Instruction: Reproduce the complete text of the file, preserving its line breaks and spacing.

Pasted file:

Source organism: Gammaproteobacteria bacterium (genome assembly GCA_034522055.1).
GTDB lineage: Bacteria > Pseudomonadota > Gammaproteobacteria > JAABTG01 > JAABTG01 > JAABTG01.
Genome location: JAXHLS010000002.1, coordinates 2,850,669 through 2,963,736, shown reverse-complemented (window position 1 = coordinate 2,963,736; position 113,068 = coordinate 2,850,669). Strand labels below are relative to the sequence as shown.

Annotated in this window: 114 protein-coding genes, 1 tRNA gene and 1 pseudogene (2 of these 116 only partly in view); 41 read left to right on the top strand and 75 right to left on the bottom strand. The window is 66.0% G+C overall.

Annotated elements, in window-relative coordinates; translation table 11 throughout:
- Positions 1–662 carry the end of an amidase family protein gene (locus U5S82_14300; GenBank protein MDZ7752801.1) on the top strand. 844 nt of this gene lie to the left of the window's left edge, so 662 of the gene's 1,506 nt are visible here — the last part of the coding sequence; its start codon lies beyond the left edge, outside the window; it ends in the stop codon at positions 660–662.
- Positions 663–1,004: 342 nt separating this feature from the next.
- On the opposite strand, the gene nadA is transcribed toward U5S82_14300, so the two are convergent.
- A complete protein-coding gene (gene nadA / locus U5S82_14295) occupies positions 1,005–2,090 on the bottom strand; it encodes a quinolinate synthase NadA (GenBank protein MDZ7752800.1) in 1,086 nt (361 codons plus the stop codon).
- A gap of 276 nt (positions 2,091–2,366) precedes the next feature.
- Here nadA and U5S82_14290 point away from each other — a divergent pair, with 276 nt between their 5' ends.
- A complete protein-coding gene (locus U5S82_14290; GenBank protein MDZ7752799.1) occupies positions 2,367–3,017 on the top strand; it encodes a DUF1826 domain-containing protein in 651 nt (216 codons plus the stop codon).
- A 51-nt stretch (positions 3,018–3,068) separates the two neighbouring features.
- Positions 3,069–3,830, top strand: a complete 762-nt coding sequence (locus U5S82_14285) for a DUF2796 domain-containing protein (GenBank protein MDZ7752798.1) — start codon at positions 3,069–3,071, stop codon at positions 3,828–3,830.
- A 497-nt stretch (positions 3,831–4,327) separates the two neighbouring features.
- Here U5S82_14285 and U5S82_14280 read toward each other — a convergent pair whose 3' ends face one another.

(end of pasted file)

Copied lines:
Source organism: Gammaproteobacteria bacterium (genome assembly GCA_034522055.1).
GTDB lineage: Bacteria > Pseudomonadota > Gammaproteobacteria > JAABTG01 > JAABTG01 > JAABTG01.
Genome location: JAXHLS010000002.1, coordinates 2,850,669 through 2,963,736, shown reverse-complemented (window position 1 = coordinate 2,963,736; position 113,068 = coordinate 2,850,669). Strand labels below are relative to the sequence as shown.

Annotated in this window: 114 protein-coding genes, 1 tRNA gene and 1 pseudogene (2 of these 116 only partly in view); 41 read left to right on the top strand and 75 right to left on the bottom strand. The window is 66.0% G+C overall.

Annotated elements, in window-relative coordinates; translation table 11 throughout:
- Positions 1–662 carry the end of an amidase family protein gene (locus U5S82_14300; GenBank protein MDZ7752801.1) on the top strand. 844 nt of this gene lie to the left of the window's left edge, so 662 of the gene's 1,506 nt are visible here — the last part of the coding sequence; its start codon lies beyond the left edge, outside the window; it ends in the stop codon at positions 660–662.
- Positions 663–1,004: 342 nt separating this feature from the next.
- On the opposite strand, the gene nadA is transcribed toward U5S82_14300, so the two are convergent.
- A complete protein-coding gene (gene nadA / locus U5S82_14295) occupies positions 1,005–2,090 on the bottom strand; it encodes a quinolinate synthase NadA (GenBank protein MDZ7752800.1) in 1,086 nt (361 codons plus the stop codon).
- A gap of 276 nt (positions 2,091–2,366) precedes the next feature.
- Here nadA and U5S82_14290 point away from each other — a divergent pair, with 276 nt between their 5' ends.
- A complete protein-coding gene (locus U5S82_14290; GenBank protein MDZ7752799.1) occupies positions 2,367–3,017 on the top strand; it encodes a DUF1826 domain-containing protein in 651 nt (216 codons plus the stop codon).
- A 51-nt stretch (positions 3,018–3,068) separates the two neighbouring features.
- Positions 3,069–3,830, top strand: a complete 762-nt coding sequence (locus U5S82_14285) for a DUF2796 domain-containing protein (GenBank protein MDZ7752798.1) — start codon at positions 3,069–3,071, stop codon at positions 3,828–3,830.
- A 497-nt stretch (positions 3,831–4,327) separates the two neighbouring features.
- Here U5S82_14285 and U5S82_14280 read toward each other — a convergent pair whose 3' ends face one another.